HomeDiagramsDatabaseMapsForum
     

Go Back   SkyscraperPage Forum > Discussion Forums > Buildings & Architecture

Reply

 
Thread Tools Display Modes
     
     
     
     
  #1  
Old Posted Dec 6, 2010, 3:38 PM
ChiTownCity ChiTownCity is offline
Registered User
 
Join Date: Jun 2010
Location: Chicago, USA
Posts: 1,163
Guide: How to Become a Developer

Exactly what are some of the ways to become a developer? Would majoring in architecture be a good way to get into this field or would it be best to major in a strictly business field?

Last edited by ChiTownCity; Dec 12, 2010 at 12:57 AM.
Reply With Quote
     
     
  #2  
Old Posted Dec 6, 2010, 4:08 PM
Zerton's Avatar
Zerton Zerton is offline
Ω
 
Join Date: Mar 2002
Location: Chicago
Posts: 4,105
Quote:
Originally Posted by ChiTownCity View Post
Exactly what are some of the ways to become a developer? Would majoring in architecture be a good way to get into this field or would it be best to major in a strictly business field?
I don't think an architecture education would be overly helpful. I would definitely recommend a business education, ruthlessness, and maybe an inheritance of a few million.
__________________
If all others accepted the lie which the Party imposed, if all records told the same tale, then the lie passed into history and became truth. -Orwell
Reply With Quote
     
     
  #3  
Old Posted Dec 6, 2010, 5:15 PM
Busy Bee's Avatar
Busy Bee Busy Bee is offline
Leftist Correctist
 
Join Date: Feb 2006
Location: Spaceship Earth
Posts: 5,474
Quote:
Originally Posted by Zerton View Post
I don't think an architecture education would be overly helpful. I would definitely recommend a business education, ruthlessness, and maybe an inheritance of a few million.
Having a keen eye for an opportunity is a must. Seeing value and potential where other may not (yet). This 'vision' will give a developer an edge over the others. You just have to be careful not to make the wrong bet or you'll find yourself and your company bankrupt.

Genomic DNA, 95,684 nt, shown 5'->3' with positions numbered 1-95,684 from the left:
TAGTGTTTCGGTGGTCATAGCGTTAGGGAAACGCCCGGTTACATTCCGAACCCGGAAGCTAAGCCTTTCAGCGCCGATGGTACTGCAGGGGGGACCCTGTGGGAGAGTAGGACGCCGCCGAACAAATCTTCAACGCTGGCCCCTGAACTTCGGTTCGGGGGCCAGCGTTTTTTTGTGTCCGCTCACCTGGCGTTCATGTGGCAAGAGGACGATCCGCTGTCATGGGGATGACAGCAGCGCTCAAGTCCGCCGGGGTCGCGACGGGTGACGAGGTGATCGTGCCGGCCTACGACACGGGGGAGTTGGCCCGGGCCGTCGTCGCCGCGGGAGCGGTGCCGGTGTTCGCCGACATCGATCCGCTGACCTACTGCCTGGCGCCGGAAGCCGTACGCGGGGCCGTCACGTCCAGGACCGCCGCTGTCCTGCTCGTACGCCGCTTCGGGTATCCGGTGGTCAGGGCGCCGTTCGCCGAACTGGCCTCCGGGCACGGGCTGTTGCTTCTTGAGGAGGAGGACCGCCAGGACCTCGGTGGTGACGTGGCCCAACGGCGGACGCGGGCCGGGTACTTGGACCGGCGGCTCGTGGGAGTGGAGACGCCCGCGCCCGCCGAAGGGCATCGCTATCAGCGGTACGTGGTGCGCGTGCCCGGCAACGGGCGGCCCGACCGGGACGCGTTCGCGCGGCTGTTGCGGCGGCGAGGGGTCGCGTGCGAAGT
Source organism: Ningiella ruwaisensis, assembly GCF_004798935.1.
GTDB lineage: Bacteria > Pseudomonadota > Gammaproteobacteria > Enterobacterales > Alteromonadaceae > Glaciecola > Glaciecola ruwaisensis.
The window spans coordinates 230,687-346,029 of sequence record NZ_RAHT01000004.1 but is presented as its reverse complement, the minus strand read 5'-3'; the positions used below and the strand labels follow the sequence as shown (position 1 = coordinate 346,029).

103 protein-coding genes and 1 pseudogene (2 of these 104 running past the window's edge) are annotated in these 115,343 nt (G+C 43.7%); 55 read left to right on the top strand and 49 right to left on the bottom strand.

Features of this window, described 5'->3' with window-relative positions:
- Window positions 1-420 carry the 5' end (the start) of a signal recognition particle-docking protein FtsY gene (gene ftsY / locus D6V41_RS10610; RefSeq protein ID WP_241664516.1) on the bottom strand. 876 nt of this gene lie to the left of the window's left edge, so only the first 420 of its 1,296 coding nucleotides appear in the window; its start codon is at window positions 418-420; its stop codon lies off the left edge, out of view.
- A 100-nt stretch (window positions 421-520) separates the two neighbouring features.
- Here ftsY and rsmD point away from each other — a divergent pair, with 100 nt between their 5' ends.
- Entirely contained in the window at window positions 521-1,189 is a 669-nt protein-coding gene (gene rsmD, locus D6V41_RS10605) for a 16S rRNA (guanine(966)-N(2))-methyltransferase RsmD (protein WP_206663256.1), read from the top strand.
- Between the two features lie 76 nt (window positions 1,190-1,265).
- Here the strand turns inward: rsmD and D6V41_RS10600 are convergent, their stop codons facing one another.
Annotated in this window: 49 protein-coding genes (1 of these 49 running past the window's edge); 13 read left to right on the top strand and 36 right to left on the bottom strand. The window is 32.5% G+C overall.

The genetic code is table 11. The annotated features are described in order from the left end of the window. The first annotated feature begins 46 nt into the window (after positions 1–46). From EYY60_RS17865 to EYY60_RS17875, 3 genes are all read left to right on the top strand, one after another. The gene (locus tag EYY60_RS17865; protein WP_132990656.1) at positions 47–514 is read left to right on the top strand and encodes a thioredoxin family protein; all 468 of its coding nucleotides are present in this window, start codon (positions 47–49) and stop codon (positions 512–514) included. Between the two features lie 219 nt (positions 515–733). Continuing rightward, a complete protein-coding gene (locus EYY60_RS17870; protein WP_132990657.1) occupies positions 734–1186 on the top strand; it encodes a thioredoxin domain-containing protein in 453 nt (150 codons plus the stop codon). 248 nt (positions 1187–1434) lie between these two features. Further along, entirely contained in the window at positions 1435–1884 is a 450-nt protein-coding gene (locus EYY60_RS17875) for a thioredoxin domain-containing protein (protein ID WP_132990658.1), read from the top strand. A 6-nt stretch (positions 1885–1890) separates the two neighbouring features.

Developer wish list:

1) great taste in architecture

2) not a greedy a*hole

3) won't cheapen out on the materials that often make or break a development

4) doesn't settle for the path of least resistance. Sticks with their vision and convinces the unconvincible

5) not evil

6) has a thorough understand of what is good urban design and bad urban design, even if those of authority don't

7) passionate not just about doubling or tripling their investment, but genuinely wants to improve the public sphere and the standards of the business

8) not a greedy a*hole

9) not a greedy a*hole

10) not a greedy a*hole
__________________
You slip me the cash and I'll slip you the wiener. <><><><><><>IMPEACHMENT NOW!

For me it can be reduced to this: For every personal freedom we gained from the automobile, we lost in social cohesion.
Reply With Quote
     
     
  #4  
Old Posted Dec 6, 2010, 5:32 PM
ChiTownCity ChiTownCity is offline
Registered User
 
Join Date: Jun 2010
Location: Chicago, USA
Posts: 1,163
Quote:
Originally Posted by Busy Bee View Post
Having a keen eye for an opportunity is a must. Seeing value and potential where other may not (yet). This 'vision' will give a developer an edge over the others. You just have to be careful not to make the wrong bet or you'll find yourself and your company bankrupt.

Developer wish list:

1) great taste in architecture

2) not a greedy a*hole

3) won't cheapen out on the materials that often make or break a development

4) doesn't settle for the path of least resistance. Sticks with their vision and convinces the unconvincible

5) not evil

6) has a thorough understand of what is good urban design and bad urban design, even if those of authority don't

7) passionate not just about doubling or tripling their investment, but genuinely wants to improve the public sphere and the standards of the business

8) not a greedy a*hole

9) not a greedy a*hole

10) not a greedy a*hole
well that sounds like me . I know that it would make more sense to get a business major but I was thinking that if I major in architecture then I'll have a better understanding about what it is that I'm actually trying to build (better knowledge about materials and all that stuff). I'm definitely not trying to get into this field for money. Also if I had experience as an architect then wouldn't it be possible for me to design some of my own projects? or would that be too much? Thanks for the response in advance, sorry for taking this thread off topic...
Reply With Quote
     
     
  #5  
Old Posted Dec 6, 2010, 11:19 PM
richb richb is offline
Registered User
 
Join Date: Mar 2004
Location: Northwest Indiana
Posts: 139
Quote:
Originally Posted by ChiTownCity View Post